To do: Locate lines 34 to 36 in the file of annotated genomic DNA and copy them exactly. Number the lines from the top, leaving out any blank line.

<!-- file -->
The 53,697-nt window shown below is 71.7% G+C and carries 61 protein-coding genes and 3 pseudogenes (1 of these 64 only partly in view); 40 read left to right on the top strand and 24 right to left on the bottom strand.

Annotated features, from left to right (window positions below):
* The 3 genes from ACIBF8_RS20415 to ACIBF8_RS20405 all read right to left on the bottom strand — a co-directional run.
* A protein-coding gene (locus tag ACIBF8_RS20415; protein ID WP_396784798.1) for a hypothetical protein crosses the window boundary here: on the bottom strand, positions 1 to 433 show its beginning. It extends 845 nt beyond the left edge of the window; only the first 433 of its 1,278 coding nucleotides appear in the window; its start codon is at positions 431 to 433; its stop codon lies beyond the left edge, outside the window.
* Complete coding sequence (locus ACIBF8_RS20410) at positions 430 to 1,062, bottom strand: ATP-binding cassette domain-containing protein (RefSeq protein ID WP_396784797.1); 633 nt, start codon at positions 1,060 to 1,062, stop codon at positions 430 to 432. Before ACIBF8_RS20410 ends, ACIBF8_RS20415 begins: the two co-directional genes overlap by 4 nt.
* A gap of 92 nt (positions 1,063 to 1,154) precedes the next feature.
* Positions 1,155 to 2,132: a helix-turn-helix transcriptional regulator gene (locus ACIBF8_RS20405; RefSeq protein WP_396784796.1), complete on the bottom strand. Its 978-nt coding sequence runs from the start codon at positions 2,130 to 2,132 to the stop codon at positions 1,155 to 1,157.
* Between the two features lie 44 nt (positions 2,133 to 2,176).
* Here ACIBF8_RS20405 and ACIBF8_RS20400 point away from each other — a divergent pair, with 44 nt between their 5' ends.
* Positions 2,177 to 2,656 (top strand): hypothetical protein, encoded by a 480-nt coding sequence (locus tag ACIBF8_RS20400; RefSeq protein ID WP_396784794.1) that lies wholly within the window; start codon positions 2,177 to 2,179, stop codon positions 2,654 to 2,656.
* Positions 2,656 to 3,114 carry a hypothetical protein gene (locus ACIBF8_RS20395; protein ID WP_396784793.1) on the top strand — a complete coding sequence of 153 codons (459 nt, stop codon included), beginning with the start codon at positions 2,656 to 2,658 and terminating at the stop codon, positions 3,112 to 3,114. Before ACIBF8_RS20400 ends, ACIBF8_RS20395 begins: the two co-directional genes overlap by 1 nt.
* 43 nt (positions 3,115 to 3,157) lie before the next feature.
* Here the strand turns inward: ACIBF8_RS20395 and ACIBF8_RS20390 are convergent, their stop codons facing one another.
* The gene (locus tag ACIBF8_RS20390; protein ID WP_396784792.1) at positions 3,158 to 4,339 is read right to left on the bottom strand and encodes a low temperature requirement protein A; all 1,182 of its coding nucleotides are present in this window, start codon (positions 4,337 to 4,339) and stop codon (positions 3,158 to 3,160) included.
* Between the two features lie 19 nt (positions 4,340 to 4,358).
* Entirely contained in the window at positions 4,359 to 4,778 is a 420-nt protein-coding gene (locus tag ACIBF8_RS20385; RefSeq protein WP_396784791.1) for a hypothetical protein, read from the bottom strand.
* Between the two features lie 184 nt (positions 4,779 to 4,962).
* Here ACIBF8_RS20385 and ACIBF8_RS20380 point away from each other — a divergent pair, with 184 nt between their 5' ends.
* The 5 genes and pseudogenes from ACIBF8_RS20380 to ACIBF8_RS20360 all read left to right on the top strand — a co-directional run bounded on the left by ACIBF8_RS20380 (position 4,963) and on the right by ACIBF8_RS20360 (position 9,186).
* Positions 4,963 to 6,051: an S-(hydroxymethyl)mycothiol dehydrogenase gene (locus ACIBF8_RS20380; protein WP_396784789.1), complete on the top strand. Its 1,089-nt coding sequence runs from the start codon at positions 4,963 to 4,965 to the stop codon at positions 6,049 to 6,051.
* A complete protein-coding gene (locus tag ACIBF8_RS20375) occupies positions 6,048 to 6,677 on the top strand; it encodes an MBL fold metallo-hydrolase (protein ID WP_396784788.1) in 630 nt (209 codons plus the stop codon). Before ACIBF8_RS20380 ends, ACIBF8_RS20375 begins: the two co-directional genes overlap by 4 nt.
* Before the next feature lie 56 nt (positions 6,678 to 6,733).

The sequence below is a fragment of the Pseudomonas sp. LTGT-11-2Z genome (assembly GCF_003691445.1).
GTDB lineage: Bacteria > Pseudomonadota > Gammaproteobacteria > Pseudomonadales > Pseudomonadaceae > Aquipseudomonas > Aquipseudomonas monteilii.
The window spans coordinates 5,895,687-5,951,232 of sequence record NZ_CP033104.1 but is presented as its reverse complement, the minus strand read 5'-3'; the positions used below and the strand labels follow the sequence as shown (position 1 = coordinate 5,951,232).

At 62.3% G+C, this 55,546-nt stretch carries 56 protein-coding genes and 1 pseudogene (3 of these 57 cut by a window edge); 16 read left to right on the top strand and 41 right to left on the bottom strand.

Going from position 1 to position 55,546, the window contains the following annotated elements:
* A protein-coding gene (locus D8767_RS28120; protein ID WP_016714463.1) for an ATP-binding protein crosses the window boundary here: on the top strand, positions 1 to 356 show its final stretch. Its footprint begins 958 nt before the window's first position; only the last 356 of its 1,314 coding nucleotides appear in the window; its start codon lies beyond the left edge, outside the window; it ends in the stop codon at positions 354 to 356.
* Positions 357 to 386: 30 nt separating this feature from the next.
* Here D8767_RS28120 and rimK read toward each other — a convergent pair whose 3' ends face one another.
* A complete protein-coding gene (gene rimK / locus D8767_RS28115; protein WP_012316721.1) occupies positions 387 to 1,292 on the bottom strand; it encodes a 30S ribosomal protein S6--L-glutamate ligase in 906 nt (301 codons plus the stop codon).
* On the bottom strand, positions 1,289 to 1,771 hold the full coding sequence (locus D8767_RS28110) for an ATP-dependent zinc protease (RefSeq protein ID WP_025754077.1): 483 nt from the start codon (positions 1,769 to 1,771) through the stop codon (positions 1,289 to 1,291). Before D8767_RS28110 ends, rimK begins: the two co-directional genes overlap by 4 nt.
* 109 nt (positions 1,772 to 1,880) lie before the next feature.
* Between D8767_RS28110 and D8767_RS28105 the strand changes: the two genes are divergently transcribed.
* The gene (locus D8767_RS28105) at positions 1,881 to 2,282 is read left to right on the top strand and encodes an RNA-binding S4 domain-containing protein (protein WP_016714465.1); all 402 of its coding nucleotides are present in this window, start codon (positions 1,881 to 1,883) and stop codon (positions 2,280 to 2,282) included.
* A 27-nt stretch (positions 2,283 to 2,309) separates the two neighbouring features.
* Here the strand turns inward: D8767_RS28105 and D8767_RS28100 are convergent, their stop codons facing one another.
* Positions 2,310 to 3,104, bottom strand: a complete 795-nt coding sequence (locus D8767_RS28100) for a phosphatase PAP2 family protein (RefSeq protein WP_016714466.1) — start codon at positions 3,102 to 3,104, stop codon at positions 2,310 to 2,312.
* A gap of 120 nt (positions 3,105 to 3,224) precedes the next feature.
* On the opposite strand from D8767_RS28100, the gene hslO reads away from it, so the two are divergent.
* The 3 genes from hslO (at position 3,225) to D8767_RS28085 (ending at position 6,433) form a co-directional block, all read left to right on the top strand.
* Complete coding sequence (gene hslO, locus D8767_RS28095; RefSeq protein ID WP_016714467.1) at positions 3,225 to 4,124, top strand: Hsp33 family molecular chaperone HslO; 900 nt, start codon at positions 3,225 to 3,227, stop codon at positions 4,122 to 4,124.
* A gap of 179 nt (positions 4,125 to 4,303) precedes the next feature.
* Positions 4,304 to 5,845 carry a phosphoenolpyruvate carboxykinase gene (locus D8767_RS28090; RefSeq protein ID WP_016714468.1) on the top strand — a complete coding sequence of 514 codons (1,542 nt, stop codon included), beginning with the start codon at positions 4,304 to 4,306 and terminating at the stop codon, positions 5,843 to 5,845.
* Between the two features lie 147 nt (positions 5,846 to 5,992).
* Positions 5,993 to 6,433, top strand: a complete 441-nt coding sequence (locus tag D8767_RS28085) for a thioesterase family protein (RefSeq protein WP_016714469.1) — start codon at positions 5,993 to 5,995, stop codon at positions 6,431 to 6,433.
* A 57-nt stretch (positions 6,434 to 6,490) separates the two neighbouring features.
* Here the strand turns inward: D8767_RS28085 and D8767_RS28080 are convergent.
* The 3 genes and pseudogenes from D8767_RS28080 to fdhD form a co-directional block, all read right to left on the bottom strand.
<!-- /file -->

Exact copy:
* Between D8767_RS28110 and D8767_RS28105 the strand changes: the two genes are divergently transcribed.
* The gene (locus D8767_RS28105) at positions 1,881 to 2,282 is read left to right on the top strand and encodes an RNA-binding S4 domain-containing protein (protein WP_016714465.1); all 402 of its coding nucleotides are present in this window, start codon (positions 1,881 to 1,883) and stop codon (positions 2,280 to 2,282) included.
* A 27-nt stretch (positions 2,283 to 2,309) separates the two neighbouring features.